CSF sampling data from 39 therapy cycles administered to 25 patients were fitted using the two-compartment model. The model showed good correlation to the patient data (average correlation coefficient 0.95±0.03 (range from 0.88–0.995). The average computed value for ventricular volume and CSF clearance rate were 26.3±1.0 mL and 15.9±6.8 mL:/hour, respectively. These values were comparable to the published values of 30 mL for ventricular volume and 20 mL/hour for CSF clearance rate [17, 19]. Data fitting for a representative patient is shown in Fig. 2a. A comparison of fit between one-compartment model (average R = 0.77±0.21) and two-compartment model (R = 0.92±0.11) was performed using data from a subgroup of 32 injections from 24 patients (p=0.005). As shown in Fig. 2b, the two-compartment model consistently provided better correlation than the one-compartment model.
Different isotopes including yttrium-90, iodine-131, lutetium-177, and actinium-225 are being used for radioimmunotherapy (RIT) using MoAb. In addition to half-life, specific activity and immunoreactivity can vary when different isotopes are labeled onto the same antibody. Figure 3a summarizes the half-life, percent immunoreactivity, and specific activity for each of the radiolabeled 3F8 forms. Iodination modifies tyrosine while DOTA chelates affect lysine residues. In 3F8 there were 7 tyrosines and 1 lysine within the CDR regions of both heavy and light chains. Iodinated 3F8 generally yielded a 50% immunoreactivity. It is reasonable to expect that immunoreactivity of 3F8 after DOTA modification be superior over that of 3F8 following iodination. Hence, we assumed percent immunoreactivity of 50–65% for yttrium-90 and lutetium-177 labeled 3F8 based on published values for other antibodies [23, 24]. Figure 3b shows the therapeutic ratio predicted by the model when these isotopes were used. The therapeutic ratio was greatly influenced by an increase in immunoreactivity, while half life and specific activity had much less effect.
At low antibody dose (0.2 mg per injection), immunoreactivity alone had substantial impact on AUC[CIAR] (Fig. 4a) and therapeutic ratio (Fig. 4b). When immunoreactivity increased from 10% to 90%, both the AUC[CIAR] and therapeutic ratio increased by 7.9 fold. At higher antibody dose (e.g. 2 mg per injection), increasing immunoreactivity from 10% to 90% improved the therapeutic ratio and the AUC[CIAR] by only 3.4 fold. Here both the therapeutic ratio and AUC[CIAR] tended to plateau when immunoreactivity was >50%.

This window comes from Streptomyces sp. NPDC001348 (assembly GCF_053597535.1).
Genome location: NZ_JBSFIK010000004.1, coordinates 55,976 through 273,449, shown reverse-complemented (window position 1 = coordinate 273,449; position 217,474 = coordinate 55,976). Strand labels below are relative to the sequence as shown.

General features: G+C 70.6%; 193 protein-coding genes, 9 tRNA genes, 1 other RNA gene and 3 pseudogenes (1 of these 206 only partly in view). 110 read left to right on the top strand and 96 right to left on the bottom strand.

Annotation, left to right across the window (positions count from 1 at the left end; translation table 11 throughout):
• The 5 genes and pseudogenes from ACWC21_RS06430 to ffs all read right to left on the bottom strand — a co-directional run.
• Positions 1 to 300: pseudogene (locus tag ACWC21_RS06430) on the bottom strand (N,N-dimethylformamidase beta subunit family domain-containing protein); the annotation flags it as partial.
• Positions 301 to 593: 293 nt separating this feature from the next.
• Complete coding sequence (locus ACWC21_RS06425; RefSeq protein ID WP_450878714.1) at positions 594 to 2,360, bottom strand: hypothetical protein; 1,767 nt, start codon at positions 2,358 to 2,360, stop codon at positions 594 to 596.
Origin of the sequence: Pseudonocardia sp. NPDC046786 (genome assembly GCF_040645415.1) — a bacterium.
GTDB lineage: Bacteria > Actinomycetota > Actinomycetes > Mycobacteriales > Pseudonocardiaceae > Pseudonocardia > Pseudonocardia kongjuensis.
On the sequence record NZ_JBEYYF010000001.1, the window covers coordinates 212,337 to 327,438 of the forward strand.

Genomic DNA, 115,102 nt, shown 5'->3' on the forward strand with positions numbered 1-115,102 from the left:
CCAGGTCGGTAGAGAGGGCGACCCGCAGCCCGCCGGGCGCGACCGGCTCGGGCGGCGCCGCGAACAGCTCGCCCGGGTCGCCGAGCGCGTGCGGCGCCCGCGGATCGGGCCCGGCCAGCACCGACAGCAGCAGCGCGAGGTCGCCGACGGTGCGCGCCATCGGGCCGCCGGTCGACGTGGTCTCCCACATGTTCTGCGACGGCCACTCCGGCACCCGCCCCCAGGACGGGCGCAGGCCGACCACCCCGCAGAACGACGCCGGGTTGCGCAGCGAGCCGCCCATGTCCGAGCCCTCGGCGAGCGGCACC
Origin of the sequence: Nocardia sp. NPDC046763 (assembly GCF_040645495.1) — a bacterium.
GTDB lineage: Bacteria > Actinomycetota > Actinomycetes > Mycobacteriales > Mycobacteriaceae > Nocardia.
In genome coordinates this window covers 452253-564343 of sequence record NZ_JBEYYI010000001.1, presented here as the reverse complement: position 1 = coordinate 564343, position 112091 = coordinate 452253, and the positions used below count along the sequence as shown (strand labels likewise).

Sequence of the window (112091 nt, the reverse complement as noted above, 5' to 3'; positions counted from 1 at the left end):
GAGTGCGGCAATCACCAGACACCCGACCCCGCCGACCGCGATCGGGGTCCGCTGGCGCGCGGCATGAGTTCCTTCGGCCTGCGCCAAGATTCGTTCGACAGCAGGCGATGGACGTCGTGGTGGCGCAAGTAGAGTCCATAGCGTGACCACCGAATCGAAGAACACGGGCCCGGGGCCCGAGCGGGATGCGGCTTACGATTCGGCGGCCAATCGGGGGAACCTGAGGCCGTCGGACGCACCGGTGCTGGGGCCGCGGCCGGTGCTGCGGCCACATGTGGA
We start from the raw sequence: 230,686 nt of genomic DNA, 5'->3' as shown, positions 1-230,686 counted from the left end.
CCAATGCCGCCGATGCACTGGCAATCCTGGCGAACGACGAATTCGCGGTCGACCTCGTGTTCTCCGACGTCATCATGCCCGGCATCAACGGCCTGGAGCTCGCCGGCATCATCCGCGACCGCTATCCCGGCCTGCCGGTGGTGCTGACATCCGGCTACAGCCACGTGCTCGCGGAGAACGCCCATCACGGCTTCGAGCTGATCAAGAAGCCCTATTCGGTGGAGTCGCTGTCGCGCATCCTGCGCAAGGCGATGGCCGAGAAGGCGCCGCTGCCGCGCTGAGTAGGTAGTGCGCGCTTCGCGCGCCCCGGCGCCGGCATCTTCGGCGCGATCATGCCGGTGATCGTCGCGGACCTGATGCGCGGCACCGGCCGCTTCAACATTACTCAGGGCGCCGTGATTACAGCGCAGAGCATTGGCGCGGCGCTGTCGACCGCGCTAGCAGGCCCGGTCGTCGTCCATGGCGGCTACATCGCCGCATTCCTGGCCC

The effect of antibody dose on the therapeutic endpoints is dependent on the antigen density. As shown in Fig. 5a and b, at high antigen density (5.73 × 1014 antigens/mL), decreasing dosage could increase the therapeutic ratio up to 2.3 fold. However, the downside was a decrease in AUC [CIAR] by as much as a 1,000 fold. For example, decreasing dosage from 2 mg to 0.5 mg or from 2 mg to 0.1 mg increased therapeutic ratio by 1.76 and 2.17 fold, respectively. However, AUC[CIAR] decreased by 56% and 89%, respectively. At lower antigen density, decreasing antibody dosage did not significantly improve the therapeutic ratio, even though AUC[CIAR] still decreased substantially. At antigen density of 1010 antigens/ml, decreasing the dosage from 2 mg to 0.0001 mg increased the therapeutic ratio by merely 3 × 10−5, but decreased the AUC[CIAR] by 7,000 fold.
Antibody dose of 2 mg can be given as a continuous infusion or as split doses. Increasing the antibody infusion time from 0 hour (a single bolus) to continuous infusion over 12 hours showed very little improvement in the therapeutic endpoints, with AUC[CIAR] increasing by 13% and therapeutic ratio by 15% (Supplementary Figure 1A). When infusion time was extended from 12 hours to 72 hours, AUC[CIAR] increased by 39%, and therapeutic ratio increased by 54%. Further lengthening the infusion time from 72 hours to 168 hours had little effect on AUC[CIAR] and therapeutic ratio. Changing infusion time from a single bolus to continual infusion over one week gave a maximum increase in therapeutic ratio of 2.1 fold, and AUC[CIAR] of 1.6 fold.
When the 2 mg antibody dose was split into 1 mg doses and given at increasing time intervals from 0 hour (single bolus) to 24 hours, both therapeutic ratio and AUC[CIAR] increased by 1.4 fold (Supplementary Figure 1B). Increasing the time interval further from 24 hours to 72 hours only increased therapeutic ratio and AUC[CIAR] by 3.6%. Similarly, when divided into four 0.5 mg doses, increasing the time interval from 0 hour to 24 hour increased both therapeutic ratio and AUC[CIAR] by 1.75 fold. Further lengthening the infusion from 24 hours to 72 hours only increased therapeutic ratio and AUC[CIAR] by 3.7% (Fig. 5b).
Antibody affinity is a major contributing factor for successful delivery of RIT. However, improving the affinity of an antibody beyond 0.1 nM range can be technically challenging. We therefore use the model to derive treatment parameters in order to deliver a dose of ≥100 Gy to tumor cells while minimizing bystander radiation to CSF space to <10 Gy, i.e. achieving a therapeutic ratio >10.